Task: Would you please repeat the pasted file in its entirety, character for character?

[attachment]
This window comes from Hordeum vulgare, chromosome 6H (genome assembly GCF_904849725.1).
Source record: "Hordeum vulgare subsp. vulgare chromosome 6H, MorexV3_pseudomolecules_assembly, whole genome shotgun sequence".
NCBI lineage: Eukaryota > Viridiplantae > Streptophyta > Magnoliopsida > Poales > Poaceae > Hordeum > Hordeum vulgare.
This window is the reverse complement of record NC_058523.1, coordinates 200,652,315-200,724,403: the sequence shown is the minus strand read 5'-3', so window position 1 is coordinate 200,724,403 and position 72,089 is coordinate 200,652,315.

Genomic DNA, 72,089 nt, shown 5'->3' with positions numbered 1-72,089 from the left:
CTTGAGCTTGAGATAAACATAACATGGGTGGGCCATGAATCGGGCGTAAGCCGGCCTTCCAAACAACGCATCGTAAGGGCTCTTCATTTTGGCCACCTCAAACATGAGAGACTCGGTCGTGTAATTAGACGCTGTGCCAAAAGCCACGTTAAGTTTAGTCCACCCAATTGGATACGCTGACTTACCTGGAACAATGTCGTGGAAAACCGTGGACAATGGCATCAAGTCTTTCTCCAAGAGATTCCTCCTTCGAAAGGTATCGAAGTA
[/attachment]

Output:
This window comes from Hordeum vulgare, chromosome 6H (genome assembly GCF_904849725.1).
Source record: "Hordeum vulgare subsp. vulgare chromosome 6H, MorexV3_pseudomolecules_assembly, whole genome shotgun sequence".
NCBI lineage: Eukaryota > Viridiplantae > Streptophyta > Magnoliopsida > Poales > Poaceae > Hordeum > Hordeum vulgare.
This window is the reverse complement of record NC_058523.1, coordinates 200,652,315-200,724,403: the sequence shown is the minus strand read 5'-3', so window position 1 is coordinate 200,724,403 and position 72,089 is coordinate 200,652,315.

Genomic DNA, 72,089 nt, shown 5'->3' with positions numbered 1-72,089 from the left:
CTTGAGCTTGAGATAAACATAACATGGGTGGGCCATGAATCGGGCGTAAGCCGGCCTTCCAAACAACGCATCGTAAGGGCTCTTCATTTTGGCCACCTCAAACATGAGAGACTCGGTCGTGTAATTAGACGCTGTGCCAAAAGCCACGTTAAGTTTAGTCCACCCAATTGGATACGCTGACTTACCTGGAACAATGTCGTGGAAAACCGTGGACAATGGCATCAAGTCTTTCTCCAAGAGATTCCTCCTTCGAAAGGTATCGAAGTA